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Last edited by 3 to be 4; 05-12-2007 at 11:22 PM..
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This is the most complex movie I've ever seen.......I've seen it 8 times,3 times in the
In the edited short version,it's difficult to watch due to piss-poor editing.
The long version is a masterpiece....every scene demands your attention....not so much the dialogue of the characters,but their eyes and body language.
Brutal,elegant and enduringly sad.....this is
Ingmar Bergman meets Fellini meets Roger Corman.....if that makes any sense.
Watch how James Woods and Deniro never quite look anyone in the eye,always from the side,a downward glance.....as if they are never comfortable within their own persona.
Masterfull......Deniro's best performance.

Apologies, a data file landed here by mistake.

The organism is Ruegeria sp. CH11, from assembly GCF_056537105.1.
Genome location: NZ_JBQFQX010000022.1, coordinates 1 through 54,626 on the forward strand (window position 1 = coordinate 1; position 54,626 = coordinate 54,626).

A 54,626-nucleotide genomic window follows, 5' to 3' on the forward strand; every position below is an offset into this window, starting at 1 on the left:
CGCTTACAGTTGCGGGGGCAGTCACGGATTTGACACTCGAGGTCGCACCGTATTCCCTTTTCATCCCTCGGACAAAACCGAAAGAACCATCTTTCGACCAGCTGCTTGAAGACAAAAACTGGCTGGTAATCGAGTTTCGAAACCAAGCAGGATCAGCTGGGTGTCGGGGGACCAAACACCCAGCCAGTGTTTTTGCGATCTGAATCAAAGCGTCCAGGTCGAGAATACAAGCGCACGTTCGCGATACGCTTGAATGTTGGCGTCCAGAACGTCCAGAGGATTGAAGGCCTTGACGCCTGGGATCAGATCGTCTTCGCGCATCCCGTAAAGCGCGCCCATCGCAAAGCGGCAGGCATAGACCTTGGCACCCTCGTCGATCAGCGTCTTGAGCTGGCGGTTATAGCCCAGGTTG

Why is he smiling?
I think in his opium-induced haze,he finally has fleeting memories of happiness and contentment.
Were these memories real?
In that last moment,they were.
Deniro morphed Noodles into Matt Damon's character in "The Good Shepherd".......another masterpiece of acting.....still,enigmatic and hidden.....waiting for you to unravel.
the amazing thing about this movie to me is that the childhood years are just as riveting and well acted as the segments when they are older. Jennifer Connolly and the 2 kids that play the young Noodles and Max are incredible.
And James Woods was never better. Until this movie I didnt realize what a great actor he was.
I always thought he was smiling because he was free of Max, but that review said it best, I dont think Leone wanted it to be clear so that people like us could think about it forever.
Once Upon a Time in America is a masterpiece. It's moody, beautiful filmed, has great character studies, and has an intelligent story as well. Along, similar lines, I'm watching from Netflix part of an award winning Italian minisseries called the Best of Youth, which is about a family from the 1960s to 2000. The main characters are two brothers, one goes left, the other goes right. So far, it's a very well done and interesting story that really captures the spirit of the times.